CAN MEDITATION HELP WITH ANGER?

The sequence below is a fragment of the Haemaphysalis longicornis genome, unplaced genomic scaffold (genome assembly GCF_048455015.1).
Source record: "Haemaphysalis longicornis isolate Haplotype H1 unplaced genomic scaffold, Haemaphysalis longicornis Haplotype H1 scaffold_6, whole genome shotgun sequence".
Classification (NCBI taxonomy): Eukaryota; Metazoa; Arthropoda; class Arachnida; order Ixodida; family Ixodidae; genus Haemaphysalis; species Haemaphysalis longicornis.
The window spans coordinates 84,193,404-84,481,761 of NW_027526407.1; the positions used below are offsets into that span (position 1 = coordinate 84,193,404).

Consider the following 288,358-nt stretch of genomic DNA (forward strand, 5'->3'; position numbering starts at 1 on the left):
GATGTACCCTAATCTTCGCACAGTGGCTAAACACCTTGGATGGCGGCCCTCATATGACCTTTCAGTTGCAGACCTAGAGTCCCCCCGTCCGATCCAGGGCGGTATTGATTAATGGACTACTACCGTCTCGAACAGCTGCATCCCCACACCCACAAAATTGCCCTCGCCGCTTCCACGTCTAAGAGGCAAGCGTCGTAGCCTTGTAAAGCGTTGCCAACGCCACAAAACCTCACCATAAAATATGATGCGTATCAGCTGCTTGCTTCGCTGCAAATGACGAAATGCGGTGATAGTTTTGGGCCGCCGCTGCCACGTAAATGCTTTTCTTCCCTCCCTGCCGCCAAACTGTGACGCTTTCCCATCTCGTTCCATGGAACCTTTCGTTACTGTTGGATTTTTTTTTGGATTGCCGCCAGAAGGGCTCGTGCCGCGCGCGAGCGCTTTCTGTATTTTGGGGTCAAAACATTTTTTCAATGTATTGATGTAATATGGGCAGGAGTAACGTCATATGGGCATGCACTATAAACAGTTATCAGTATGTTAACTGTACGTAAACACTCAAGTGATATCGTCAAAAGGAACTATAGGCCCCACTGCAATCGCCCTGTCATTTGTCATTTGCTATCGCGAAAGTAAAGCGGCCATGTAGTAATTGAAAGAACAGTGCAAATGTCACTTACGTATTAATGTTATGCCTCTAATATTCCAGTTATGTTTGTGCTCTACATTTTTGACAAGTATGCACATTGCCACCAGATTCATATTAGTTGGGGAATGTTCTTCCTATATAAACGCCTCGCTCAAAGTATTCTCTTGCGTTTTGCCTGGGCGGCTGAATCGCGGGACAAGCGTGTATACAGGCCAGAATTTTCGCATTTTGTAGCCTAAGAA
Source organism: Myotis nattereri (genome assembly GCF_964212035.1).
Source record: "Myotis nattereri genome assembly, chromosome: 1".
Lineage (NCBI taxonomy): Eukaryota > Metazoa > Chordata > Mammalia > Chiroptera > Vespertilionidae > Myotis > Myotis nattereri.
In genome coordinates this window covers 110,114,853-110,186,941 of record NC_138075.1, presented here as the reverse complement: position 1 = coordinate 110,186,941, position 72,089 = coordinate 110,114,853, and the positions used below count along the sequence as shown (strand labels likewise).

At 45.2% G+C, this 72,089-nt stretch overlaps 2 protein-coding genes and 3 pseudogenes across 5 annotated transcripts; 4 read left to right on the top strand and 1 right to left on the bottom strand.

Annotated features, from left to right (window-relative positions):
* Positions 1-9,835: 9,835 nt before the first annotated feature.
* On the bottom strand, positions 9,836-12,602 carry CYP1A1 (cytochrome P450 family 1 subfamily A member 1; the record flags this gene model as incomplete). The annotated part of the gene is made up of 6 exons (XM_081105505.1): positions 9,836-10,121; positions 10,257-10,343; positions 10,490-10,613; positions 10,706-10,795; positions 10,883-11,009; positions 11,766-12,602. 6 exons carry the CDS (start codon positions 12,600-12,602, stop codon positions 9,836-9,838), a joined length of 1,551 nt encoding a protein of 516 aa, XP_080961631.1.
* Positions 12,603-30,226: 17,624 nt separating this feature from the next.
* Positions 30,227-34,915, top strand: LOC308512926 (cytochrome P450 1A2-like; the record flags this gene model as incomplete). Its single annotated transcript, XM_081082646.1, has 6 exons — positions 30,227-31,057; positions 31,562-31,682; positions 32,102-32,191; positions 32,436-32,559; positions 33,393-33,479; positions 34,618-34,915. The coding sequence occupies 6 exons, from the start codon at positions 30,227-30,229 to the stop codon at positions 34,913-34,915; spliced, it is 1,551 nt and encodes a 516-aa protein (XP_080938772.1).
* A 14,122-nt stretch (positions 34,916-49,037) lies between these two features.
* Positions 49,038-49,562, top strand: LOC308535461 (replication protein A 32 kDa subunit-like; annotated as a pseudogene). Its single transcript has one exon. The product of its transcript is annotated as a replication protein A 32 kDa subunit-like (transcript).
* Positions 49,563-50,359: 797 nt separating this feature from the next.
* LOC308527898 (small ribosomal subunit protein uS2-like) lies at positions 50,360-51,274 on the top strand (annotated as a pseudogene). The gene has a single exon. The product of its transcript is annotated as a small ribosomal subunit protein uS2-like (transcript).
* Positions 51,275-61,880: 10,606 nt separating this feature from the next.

Anger, like fear and selfish desire, is a root cause of illness and dis-ease. When you give your attention to an angry thought, a torrent of hormones is released which, in turn, harm the body. The time to begin dealing with your anger samskara (deep habit pattern) is not in the midst of an angry reaction, however. Practice japa (repetition of the mantra) continuously every day. The action of repeating your mantra will generate love, fearlessness and strength to help you deal with the anger when it surfaces. Think of this practice the same way you think about putting money away in your IRA. You’re banking energy now to be used at a later date when you’ll need it. Second, when you do find yourself aware of a thought which evokes an angry response, seek the good counsel of your buddhi. Remember, every thought is only a suggestion of what to give your attention to. If your discriminatory capacity advises that the angry thought you’re attracted to is a preya (short-term ego or sense gratification), then lovingly, but firmly take hold of that subtle object and humbly offer it back to the Divine Reality from which it has been manifest. You can accomplish this by visualization. Simply imagine taking the angry thought and offering it into a fire in the “cave of your heart.” As you do this, fashion a little personal prayer: “O, Inner Dweller, right now I feel so angry because of this thought. But I hear the advice of my buddhi and I know this anger is not leading me for my highest and greatest good. Please, Dear Lord, accept this offering which I give to you lovingly, earnestly and humbly. Please consume it in the fire of your light and lead me for my highest and greatest good.” Then, after you’ve given the thought back to the Divine Reality from which it has come, repeat your mantra for all you’re worth. If you can, go for a brisk fifteen-minute walk, repeating your mantra. By freely and consciously giving up the thought of anger, that samskara is weakened and some of its energy is transformed into positive, useable energy which can be accessed later in service to the shreya. But don’t take our word for it. As a yoga scientist, begin to experiment for yourself and mentally record your experiences. That’s the only way you’ll ever begin to know the truth of the knowledge of yoga.